In a real data science project, the marketing team would now go through all those rules to see whether they make sense and whether additional actions can be inferred. For example rules 14 and 15 in combination might be interesting: in both rules customers have an international plan, yet the one group doesn’t really need it which leads to their not churning while the other group who uses it churns with high probability (remember IMIN is the total minutes in international calls). This could mean that the plan as such is not perceived as bad but that there might be some problems in its operation… in any case, this warrants further investigation!

As a last step we want to check the quality of our model. We switch to the tab Evaluate and click on Testing and Execute:

We see that by using this tree model we e.g. have an overall error of 17.5%, which is not too bad. We can try to drive this error rate further down by building more sophisticated models in the Model tab, like Random Forest, Boost, SVM (for Support Vector Machine) and a Neural Net. We will not go into those here but you can read more about some of them in these posts:

In a practical setting, it might also be that it is more expensive to lose a customer who was predicted to stay than to keep a customer who was predicted to churn. In the first case, you lose a whole customer and all of her revenue, in the second case you might only have offered a better plan with a smaller profit margin. Different models will make different kinds of errors, it depends on the setting which errors are preferable.

One very nice feature of Rattle is that your whole session is being recorded as real, executable R code. You can use that to see what is really going on under the hood and to reproduce and reuse your analyses! Just go to the last tab Log:

You can export the whole script by just clicking Export.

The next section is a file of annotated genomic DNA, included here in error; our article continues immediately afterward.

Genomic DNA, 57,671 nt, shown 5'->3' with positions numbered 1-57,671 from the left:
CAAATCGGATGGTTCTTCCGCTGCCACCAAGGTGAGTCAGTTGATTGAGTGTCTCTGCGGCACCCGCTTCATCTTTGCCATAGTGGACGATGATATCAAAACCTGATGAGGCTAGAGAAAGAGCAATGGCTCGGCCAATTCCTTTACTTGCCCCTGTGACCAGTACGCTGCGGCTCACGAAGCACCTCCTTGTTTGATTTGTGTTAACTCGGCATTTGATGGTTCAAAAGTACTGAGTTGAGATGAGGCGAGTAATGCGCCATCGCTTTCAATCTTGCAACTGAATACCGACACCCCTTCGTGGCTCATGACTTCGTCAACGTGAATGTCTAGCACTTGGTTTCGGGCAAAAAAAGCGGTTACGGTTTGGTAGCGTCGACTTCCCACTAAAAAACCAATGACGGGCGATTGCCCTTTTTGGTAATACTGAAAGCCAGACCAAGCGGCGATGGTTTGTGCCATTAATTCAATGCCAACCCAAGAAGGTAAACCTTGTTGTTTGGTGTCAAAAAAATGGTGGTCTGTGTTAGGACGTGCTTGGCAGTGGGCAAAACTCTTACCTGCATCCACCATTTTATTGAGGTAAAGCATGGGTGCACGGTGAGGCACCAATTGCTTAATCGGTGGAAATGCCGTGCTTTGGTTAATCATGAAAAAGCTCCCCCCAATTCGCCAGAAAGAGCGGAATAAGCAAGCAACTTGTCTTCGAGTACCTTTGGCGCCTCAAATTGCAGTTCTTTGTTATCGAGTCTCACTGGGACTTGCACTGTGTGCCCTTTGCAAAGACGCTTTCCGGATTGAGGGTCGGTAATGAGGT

To conclude this post, as a sanity check and benchmark we let the data set run through the OneR package (on CRAN, for more info see also the vignette):

library(OneR)
#churn <- read.csv("https://raw.githubusercontent.com/quants-book/CSV_Files/master/churn.csv")
churn <- read.csv("data/churn.csv")

data <- maxlevels(optbin(churn))
## Warning in optbin.data.frame(churn): target is numeric

model <- OneR(data, verbose = TRUE)
## 
##     Attribute Accuracy
## 1 * INTPLAN   83.38%  
## 2   ACLENGTH  80.64%  
## 2   DATAPLAN  80.64%  
## 2   DATAGB    80.64%  
## 2   OMMIN     80.64%  
## 2   OMCALL    80.64%  
## 2   OTMIN     80.64%  
## 2   OTCALL    80.64%  
## 2   NGMIN     80.64%  
## 2   NGCALL    80.64%  
## 2   IMIN      80.64%  
## 2   ICALL     80.64%  
## 2   CUSCALL   80.64%  
## ---
## Chosen attribute due to accuracy
## and ties method (if applicable): '*'

summary(model)
## 
## Call:
## OneR.data.frame(x = data, verbose = TRUE)
## 
## Rules:
## If INTPLAN = 0 then CHURN = 0
## If INTPLAN = 1 then CHURN = 1
## 
## Accuracy:
## 4169 of 5000 instances classified correctly (83.38%)
## 
## Contingency table:
##      INTPLAN
## CHURN      0     1  Sum
##   0   * 3839   193 4032
##   1      638 * 330  968
##   Sum   4477   523 5000
## ---
## Maximum in each column: '*'
## 
## Pearson's Chi-squared test:
## X-squared = 712.58, df = 1, p-value < 2.2e-16

plot(model)

prediction <- predict(model, data)
eval_model(prediction, data)
## 
## Confusion matrix (absolute):
##           Actual
## Prediction    0    1  Sum
##        0   3839  638 4477
##        1    193  330  523
##        Sum 4032  968 5000
## 
## Confusion matrix (relative):
##           Actual
## Prediction    0    1  Sum
##        0   0.77 0.13 0.90
##        1   0.04 0.07 0.10
##        Sum 0.81 0.19 1.00
## 
## Accuracy:
## 0.8338 (4169/5000)
## 
## Error rate:
## 0.1662 (831/5000)
## 
## Error rate reduction (vs. base rate):
## 0.1415 (p-value = 3.256e-07)

Again, the problem with the international plan is corroborated with high accuracy…

Dear Marketing team: Immediate action is required!

2 thoughts on “Data Science on Rails: Analyzing Customer Churn”

  1. Am I the only one to think this is a really bad model?
    If I have no model and just blankly predict everyone being 0 (not churned), my error rate is 14.8%+4.9%=19.7%!
    Comparing this with the 17.5% prediction error, and you are trying to sell me this is a good model?

    What’s worse is someone could use this model to make actual business decisions!

    Please think about what you are doing before employ “data science”!

    1. Thank you for your comment. Talking about the OneR model: compared to ZeroR (the base rate you are referring to) the error rate reduction is over 14% and highly significant. Admittedly, this is not a great model but one you can get instantly out of the box. As I write in the post, you have to look into the matter more thoroughly.

      Concerning the base rate, you are right: you always have to keep this in mind. In a later post I will address this issue, so stay tuned!